2. The 80s are calling... In an exchange over who would be tougher on al Qaeda, Obama reminded viewers that Romney recently cited a different foe as America’s Enemy Number One:

Governor Romney, I'm glad that you recognize that al Qaeda is a threat, because a few months ago when you were asked what's the biggest geopolitical threat facing America, you said Russia, not al Qaeda -- you said Russia...And the 1980s, they're now calling to ask for their foreign policy back because, you know, the Cold War's been over for 20 years.

In two quips, then, Obama placed Romney’s foreign policy in every era but the here and now. Summoning the 80s brought forth images of skinny ties and fiercely gelled hair -- and a time inextricably linked with an elderly president.

3. Wrong and reckless and all over the map. Both men, in a bid for the votes of women, sought to depict themselves as peacemakers. (While polls still show Obama winning among women, his percentages have dropped over the past two weeks.)

As part of the volley over al Qaeda, Obama sought to paint Romney as a man who would embark on risky adventures, throwing Romney’s primary-season rhetoric back at him. Romney, for his part, has been blaming unrest in the Middle East and North Africa -- from Syria to Libya to Egypt to Iran -- on Obama, who hit back hard (emphasis added):

You said that we should still have troops in Iraq to this day. You indicated that we shouldn't be passing nuclear treaties with Russia despite the fact that 71 senators, Democrats and Republicans, voted for it. You said that, first, we should not have a timeline in Afghanistan. Then you said we should. Now you say maybe or it depends, which means not only were you wrong, but you were also confusing in sending mixed messages both to our troops and our allies. So, what we need to do with respect to the Middle East is strong, steady leadership, not wrong and reckless leadership that is all over the map.

4. Exploiting his opponent’s age and inexperience. Ronald Reagan, the oldest person ever to win the presidency, famously deflected a question about his age in the 1980 presidential debate by pledging not “to exploit, for political purposes, my opponent’s youth and inexperience.” In October 2012, Obama offered a post-millennial mash-up on the theme. In addition to painting Romney as a relic of eras past, Obama offered this (emphasis added), which had the added punch of tying Romney to an unpopular war:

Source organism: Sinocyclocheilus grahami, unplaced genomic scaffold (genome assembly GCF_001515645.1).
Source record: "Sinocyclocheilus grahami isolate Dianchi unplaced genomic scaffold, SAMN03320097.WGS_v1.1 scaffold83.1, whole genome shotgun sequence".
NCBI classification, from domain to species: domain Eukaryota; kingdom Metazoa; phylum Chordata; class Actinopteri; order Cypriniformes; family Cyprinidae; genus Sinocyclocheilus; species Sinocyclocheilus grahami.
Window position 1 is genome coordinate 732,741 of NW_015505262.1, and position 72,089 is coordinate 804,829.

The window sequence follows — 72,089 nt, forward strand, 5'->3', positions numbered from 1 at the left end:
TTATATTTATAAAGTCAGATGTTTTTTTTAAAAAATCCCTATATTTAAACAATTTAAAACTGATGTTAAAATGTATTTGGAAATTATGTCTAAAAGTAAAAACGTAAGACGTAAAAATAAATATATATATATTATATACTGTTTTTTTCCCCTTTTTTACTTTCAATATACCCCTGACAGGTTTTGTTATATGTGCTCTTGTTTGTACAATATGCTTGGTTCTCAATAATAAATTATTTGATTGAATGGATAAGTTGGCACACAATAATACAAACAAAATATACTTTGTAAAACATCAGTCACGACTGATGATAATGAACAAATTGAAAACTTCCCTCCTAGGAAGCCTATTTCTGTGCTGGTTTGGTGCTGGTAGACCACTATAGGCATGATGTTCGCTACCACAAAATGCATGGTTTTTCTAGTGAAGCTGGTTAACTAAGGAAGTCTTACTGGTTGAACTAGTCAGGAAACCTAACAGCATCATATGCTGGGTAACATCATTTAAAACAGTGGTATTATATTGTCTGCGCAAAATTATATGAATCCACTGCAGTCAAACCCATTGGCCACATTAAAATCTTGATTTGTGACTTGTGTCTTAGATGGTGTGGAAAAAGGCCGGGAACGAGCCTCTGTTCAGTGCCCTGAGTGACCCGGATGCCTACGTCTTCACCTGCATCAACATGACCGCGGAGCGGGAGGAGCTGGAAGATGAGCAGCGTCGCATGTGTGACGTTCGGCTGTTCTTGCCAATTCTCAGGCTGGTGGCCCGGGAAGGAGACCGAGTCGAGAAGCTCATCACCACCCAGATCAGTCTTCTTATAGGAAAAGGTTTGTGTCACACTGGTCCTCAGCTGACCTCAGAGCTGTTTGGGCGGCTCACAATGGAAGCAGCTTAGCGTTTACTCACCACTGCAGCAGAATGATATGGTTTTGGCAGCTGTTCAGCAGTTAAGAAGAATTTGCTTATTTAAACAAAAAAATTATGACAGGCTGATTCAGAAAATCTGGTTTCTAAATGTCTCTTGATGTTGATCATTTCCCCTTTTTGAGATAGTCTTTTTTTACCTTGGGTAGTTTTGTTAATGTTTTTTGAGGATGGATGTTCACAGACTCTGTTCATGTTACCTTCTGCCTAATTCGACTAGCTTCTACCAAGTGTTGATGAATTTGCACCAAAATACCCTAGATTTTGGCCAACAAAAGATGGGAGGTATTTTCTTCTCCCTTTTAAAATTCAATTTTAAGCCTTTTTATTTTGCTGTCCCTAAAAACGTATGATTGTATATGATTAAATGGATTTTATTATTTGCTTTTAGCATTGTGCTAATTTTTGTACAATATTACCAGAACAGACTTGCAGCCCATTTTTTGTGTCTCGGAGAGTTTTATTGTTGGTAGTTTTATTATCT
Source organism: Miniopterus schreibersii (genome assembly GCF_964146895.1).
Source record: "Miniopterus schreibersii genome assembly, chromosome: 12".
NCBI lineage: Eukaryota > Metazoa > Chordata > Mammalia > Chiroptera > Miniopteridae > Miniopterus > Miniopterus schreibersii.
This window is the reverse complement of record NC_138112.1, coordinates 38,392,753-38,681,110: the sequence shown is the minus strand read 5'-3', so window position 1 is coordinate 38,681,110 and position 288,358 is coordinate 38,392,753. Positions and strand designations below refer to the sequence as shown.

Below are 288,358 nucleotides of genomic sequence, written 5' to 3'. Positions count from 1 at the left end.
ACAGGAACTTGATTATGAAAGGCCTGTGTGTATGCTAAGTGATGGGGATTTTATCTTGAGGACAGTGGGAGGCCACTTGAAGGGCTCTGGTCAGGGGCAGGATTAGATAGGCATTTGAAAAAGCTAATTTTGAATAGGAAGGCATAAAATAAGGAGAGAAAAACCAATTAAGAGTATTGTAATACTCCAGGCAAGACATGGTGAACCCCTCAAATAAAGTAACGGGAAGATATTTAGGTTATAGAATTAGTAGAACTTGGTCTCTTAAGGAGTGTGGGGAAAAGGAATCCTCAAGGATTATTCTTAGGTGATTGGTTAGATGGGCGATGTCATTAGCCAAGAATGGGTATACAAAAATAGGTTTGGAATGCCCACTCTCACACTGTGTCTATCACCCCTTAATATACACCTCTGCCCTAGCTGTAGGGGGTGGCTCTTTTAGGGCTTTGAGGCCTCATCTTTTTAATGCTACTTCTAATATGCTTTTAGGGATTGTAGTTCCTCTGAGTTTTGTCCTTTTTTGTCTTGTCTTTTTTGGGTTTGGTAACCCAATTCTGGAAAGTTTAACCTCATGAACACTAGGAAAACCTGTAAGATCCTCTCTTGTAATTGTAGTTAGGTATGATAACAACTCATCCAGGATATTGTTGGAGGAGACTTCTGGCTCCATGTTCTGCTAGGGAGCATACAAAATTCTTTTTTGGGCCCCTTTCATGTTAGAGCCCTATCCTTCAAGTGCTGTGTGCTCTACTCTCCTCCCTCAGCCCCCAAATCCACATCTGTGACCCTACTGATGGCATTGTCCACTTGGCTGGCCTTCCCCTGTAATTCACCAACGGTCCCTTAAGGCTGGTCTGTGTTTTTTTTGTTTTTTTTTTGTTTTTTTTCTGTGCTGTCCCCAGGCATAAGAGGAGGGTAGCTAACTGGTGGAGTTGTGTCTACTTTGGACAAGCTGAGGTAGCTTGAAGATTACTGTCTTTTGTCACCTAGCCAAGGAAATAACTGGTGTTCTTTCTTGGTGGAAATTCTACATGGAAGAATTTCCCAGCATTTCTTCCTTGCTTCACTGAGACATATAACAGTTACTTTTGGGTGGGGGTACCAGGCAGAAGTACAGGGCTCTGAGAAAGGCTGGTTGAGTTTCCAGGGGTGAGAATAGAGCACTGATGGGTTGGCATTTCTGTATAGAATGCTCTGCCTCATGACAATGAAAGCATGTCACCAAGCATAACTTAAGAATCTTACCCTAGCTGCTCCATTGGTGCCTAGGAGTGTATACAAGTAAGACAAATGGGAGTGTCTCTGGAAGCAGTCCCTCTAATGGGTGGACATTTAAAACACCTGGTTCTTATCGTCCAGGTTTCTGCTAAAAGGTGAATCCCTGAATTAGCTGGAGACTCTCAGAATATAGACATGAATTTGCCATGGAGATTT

You say that you're not interested in duplicating what happened in Iraq. But just a few weeks ago, you said you think we should have more troops in Iraq right now. And the challenge we have -- I know you haven't been in a position to actually execute foreign policy -- but every time you've offered an opinion, you've been wrong. You said we should have gone into Iraq, despite that fact that there were no weapons of mass destruction.

5. Cheney as a font of wisdom. In a segment in which he laid out his domestic policy agenda in foreign policy terms, Obama emphasized his attempts to “rebuild America,” support clean coal technologies and balance the budget. In drawing a contrast with his opponent, Obama invoked the image of one of the most disliked figures in American politics, former Vice President Dick Cheney, champion of the Iraq war, who left office in 2009 with an approval rating of 13 percent. Here’s Obama (emphasis added):

Now, Governor Romney has taken a different approach throughout this campaign. Both at home and abroad, he has proposed wrong and reckless policies. He's praised George Bush as a good economic steward and Dick Cheney as somebody who shows great wisdom and judgment. And taking us back to those kinds of strategies that got us into this mess are not the way that we are going to maintain leadership in the 21st century.

* * *

Despite Obama’s big win in the final debate, as AlterNet’s Joshua Holland writes, it’s hard to know whether or not it will have any impact on the outcome of the election. And for all of the points that he scored, Obama did not come off as particularly likeable in this or any of the other debates, apparently unable to integrate the day-to-day personality that Americans -- even those who disagree with him -- appreciate, according to the polls.

Just last week, in a campaign appearance that will be forever memorialized as the Romnesia speech, Obama demonstrated how his native snark and likeability could occupy the same space. But that’s not the face he put before the tens of millions of people who tuned in for the debates.

But as the race comes down to the wire, there are few voters left to persuade, especially in the polarized environment, where the numbers of undecided voters have been tiny from the get-go. In the end, it will be turnout in a handful of states that will have the greatest impact on the outcome -- and Obama tonight may have just given the people who see the world as he does more of a reason to show up on election day.

By Adele M. Stan

Adele M. Stan is AlterNet's Washington correspondent.

MORE FROM Adele M. Stan